What does 2018 hold in store? We take a look at some of the trends we believe will shape the responsible investment agenda for the year ahead.
#metoo – a watershed for working culture?
Popularised after the allegations against Harvey Weinstein, the #metoo hashtag quickly went viral and became a global movement empowering individuals to speak up against sexual harassment.
Whilst the allegations continue to emerge, the morphing of #metoo to its successor movement Time’s Up reflects how the initial outrage and anger is now being mobilised towards action to tackle the root causes. This is where #metoo converges with existing investor action on issues including board diversity and gender wage inequality.
In 2018 we believe there will be heightened focus on workplace culture – particularly in male-dominated industries, the technology sector being one example – and on women’s representation not just on boards, but in senior management.
Challenging the throwaway society – ocean plastics highlight wasteful consumption habits
After years of campaigning by NGOs, it took a seminal wildlife documentary – Blue Planet II – to get politicians to pay attention to the devastation being wrought by the disposal of plastics. More than eight million tonnes of plastic are discarded into the oceans every year, equivalent to 16 full shopping bags for every metre of the world’s coastline.
Policy experiments have proven remarkably effective. The UK’s plastic bag charge cut usage by 85%1. We expect to see similar policy initiatives developed in 2018. Single-use plastic bottles are a likely target, given that a million plastic bottles are sold every minute, but only a small percentage of which are made from recycled materials. There is a potential cost here for companies which have to change their production processes – but it also opens up opportunities for those developing innovative new packaging solutions.
‘More than eight million tonnes of plastic are discarded into the oceans every year, equivalent to 16 full shopping bags for every metre of the world’s coastline’
World Economic Forum (2016) How much plastic is there in the ocean
1 BBC (2016) Plastic bag use plummets in England since 5p charge
A-commerce and privacy – as technology enables our buying decisions to become ever more automated, what about privacy?
E-commerce may be surpassing bricks and mortar, but it is no longer at the cutting edge of retail technology. Automated commerce – a-commerce – holds the promise of making purchasing decisions simpler, with algorithms replacing time-intensive browsing and research.
Despite the undoubted convenience advantages, we see new risks arising from this increased reliance on consumer data within retail business models. Regulations on data use, such as the EU’s General Data Protection Regulation (GDPR), are becoming far more stringent, with high penalties for misuse. Where retailers are obliged to ask their customers if they really want their personal data used to predict their future purchases, they may get a less than enthusiastic response.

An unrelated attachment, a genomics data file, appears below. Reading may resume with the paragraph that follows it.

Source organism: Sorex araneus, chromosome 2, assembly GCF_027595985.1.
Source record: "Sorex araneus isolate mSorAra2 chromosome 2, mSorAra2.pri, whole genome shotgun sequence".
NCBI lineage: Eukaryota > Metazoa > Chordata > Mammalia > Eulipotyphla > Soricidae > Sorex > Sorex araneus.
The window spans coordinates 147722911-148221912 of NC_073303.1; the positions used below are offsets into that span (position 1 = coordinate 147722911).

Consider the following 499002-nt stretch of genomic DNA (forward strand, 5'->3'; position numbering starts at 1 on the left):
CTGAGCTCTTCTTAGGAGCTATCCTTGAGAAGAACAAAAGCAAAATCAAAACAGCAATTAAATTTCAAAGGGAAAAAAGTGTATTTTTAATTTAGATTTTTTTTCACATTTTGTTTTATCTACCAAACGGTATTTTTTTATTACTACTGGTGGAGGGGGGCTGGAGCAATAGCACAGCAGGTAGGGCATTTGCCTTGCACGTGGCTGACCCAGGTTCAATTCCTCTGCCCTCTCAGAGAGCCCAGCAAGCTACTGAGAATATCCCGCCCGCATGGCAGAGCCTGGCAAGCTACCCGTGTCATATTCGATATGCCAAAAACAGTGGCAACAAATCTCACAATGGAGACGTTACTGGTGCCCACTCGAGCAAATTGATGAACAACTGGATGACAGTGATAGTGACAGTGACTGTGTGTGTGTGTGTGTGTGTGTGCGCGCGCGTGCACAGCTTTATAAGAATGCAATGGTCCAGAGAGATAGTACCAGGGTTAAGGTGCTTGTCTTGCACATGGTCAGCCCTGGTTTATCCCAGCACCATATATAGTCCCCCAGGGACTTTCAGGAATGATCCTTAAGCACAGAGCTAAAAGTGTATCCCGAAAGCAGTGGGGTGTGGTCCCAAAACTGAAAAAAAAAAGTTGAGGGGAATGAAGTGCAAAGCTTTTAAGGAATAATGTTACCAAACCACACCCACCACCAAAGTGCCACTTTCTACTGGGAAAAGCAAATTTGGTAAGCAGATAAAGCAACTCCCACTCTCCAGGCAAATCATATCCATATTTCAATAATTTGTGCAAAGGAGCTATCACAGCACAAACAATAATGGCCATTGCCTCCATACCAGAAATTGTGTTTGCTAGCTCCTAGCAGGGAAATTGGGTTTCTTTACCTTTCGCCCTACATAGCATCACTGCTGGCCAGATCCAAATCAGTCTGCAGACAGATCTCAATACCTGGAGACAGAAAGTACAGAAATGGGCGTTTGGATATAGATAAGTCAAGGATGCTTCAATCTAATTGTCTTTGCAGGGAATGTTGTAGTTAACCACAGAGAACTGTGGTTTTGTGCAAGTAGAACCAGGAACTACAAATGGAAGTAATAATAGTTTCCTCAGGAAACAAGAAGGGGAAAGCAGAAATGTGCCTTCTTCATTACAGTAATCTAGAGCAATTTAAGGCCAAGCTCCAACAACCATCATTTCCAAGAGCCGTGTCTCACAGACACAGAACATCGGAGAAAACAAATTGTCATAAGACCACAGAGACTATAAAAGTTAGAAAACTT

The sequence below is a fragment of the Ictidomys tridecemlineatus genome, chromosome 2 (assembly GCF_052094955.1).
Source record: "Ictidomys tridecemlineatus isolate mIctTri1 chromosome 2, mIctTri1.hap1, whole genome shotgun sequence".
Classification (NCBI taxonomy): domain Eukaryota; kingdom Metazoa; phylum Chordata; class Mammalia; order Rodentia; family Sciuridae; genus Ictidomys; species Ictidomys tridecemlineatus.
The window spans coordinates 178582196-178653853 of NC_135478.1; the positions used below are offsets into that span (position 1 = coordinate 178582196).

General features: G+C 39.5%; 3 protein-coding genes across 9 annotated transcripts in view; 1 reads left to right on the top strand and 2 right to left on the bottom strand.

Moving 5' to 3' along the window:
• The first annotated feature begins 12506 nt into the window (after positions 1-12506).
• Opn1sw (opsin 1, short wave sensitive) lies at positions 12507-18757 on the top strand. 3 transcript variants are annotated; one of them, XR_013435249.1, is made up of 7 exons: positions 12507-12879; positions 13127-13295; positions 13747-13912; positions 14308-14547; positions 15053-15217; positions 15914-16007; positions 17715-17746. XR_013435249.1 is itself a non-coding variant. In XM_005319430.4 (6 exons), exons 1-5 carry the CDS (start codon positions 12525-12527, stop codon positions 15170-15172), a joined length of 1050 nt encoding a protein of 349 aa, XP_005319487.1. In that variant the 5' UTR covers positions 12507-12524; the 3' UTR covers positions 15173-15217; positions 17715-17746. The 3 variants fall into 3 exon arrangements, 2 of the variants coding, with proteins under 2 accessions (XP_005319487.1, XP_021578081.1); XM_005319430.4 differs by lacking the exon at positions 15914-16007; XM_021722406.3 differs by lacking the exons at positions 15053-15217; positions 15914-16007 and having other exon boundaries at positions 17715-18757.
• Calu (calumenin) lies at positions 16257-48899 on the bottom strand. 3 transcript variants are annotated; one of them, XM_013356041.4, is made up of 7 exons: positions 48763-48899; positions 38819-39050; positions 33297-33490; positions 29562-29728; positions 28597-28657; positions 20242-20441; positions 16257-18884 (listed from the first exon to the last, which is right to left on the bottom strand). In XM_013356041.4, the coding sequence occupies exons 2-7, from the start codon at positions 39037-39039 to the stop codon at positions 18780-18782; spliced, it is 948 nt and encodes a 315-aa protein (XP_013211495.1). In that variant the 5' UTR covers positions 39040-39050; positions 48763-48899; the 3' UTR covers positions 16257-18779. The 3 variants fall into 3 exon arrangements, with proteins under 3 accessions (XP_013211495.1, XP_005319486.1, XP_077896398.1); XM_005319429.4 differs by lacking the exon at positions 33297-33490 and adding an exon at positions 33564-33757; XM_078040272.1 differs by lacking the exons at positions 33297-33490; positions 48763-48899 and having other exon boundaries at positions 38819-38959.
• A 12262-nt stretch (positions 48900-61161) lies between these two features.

Candy crushed – regulatory and consumer pressure on sugar use rises as health evidence mounts up
Sugar is cheap, but its public health impacts are considerable. Obesity, formerly seen as a rich-world problem, is increasingly rife in many emerging markets, with rates of diabetes in countries like Mexico at epidemic levels. As waistlines grow, so do the public health costs to the taxpayer.
Growing frustrated that their healthy eating messages are not getting through, governments are getting tougher, looking at measures including labelling schemes and taxation. Food and beverage companies are going back to the drawing board to re-formulate much-loved recipes where brand loyalty is a key differentiator. Those who mismanage the process may lose customers – but those slow to act are vulnerable to longer-term risks of diminished sales and reputation.
Entering the impact zone – investors reconsider their purpose
The 17 Sustainable Development Goals (SDGs) are a blueprint for a better world. Covering issues from poverty, inequality, the environment, to education and public health, the SDGs identify 169 targets to track progress towards the 2030 target date.
Responsibility for achieving progress was once seen very clearly as the duty of governments, perhaps with the help of charities and NGOs to fill the gaps. But times have changed. We are shifting to a new paradigm where both companies, and investors in them, are expected to recognise that their actions have wider consequences on the economy and society, and to think deeply about how they can square their duties to deliver riskadjusted returns with the imperative to manage these consequences.
What does that mean in practice for investors? As well as further growth in the rapidly-expanding impact investing industry, we also anticipate further momentum behind efforts to measure portfolio-wide sustainability impacts, as investors seek to demonstrate their understanding of their alignment with the SDGs.
Views and opinions expressed by individual authors do not necessarily represent those of BMO Global Asset Management and should not be considered to be a recommendation or solicitation to buy or sell any companies that may be mentioned.
The information, opinions, estimates or forecasts contained in this document were obtained from sources reasonably believed to be reliable and are subject to change at any time.
As always investment values may fall as well as rise and capital is at risk.